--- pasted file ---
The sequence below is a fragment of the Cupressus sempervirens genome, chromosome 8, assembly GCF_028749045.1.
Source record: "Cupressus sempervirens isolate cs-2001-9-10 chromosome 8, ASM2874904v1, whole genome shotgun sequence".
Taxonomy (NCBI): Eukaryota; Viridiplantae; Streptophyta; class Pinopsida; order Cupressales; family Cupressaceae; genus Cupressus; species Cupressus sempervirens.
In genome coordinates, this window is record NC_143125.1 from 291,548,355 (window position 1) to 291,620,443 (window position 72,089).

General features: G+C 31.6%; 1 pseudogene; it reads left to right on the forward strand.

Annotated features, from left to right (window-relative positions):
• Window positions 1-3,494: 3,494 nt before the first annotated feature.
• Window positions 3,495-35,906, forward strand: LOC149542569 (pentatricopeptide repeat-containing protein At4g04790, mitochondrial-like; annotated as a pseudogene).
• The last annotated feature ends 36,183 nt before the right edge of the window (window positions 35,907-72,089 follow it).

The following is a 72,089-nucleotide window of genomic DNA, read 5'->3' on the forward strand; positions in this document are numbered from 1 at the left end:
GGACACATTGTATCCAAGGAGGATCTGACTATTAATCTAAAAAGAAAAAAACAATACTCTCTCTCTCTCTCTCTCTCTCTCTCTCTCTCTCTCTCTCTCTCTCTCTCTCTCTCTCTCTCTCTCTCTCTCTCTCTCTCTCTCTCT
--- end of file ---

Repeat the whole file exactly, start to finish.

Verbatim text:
The sequence below is a fragment of the Cupressus sempervirens genome, chromosome 8, assembly GCF_028749045.1.
Source record: "Cupressus sempervirens isolate cs-2001-9-10 chromosome 8, ASM2874904v1, whole genome shotgun sequence".
Taxonomy (NCBI): Eukaryota; Viridiplantae; Streptophyta; class Pinopsida; order Cupressales; family Cupressaceae; genus Cupressus; species Cupressus sempervirens.
In genome coordinates, this window is record NC_143125.1 from 291,548,355 (window position 1) to 291,620,443 (window position 72,089).

General features: G+C 31.6%; 1 pseudogene; it reads left to right on the forward strand.

Annotated features, from left to right (window-relative positions):
• Window positions 1-3,494: 3,494 nt before the first annotated feature.
• Window positions 3,495-35,906, forward strand: LOC149542569 (pentatricopeptide repeat-containing protein At4g04790, mitochondrial-like; annotated as a pseudogene).
• The last annotated feature ends 36,183 nt before the right edge of the window (window positions 35,907-72,089 follow it).

The following is a 72,089-nucleotide window of genomic DNA, read 5'->3' on the forward strand; positions in this document are numbered from 1 at the left end:
GGACACATTGTATCCAAGGAGGATCTGACTATTAATCTAAAAAGAAAAAAACAATACTCTCTCTCTCTCTCTCTCTCTCTCTCTCTCTCTCTCTCTCTCTCTCTCTCTCTCTCTCTCTCTCTCTCTCTCTCTCTCTCTCTCTCT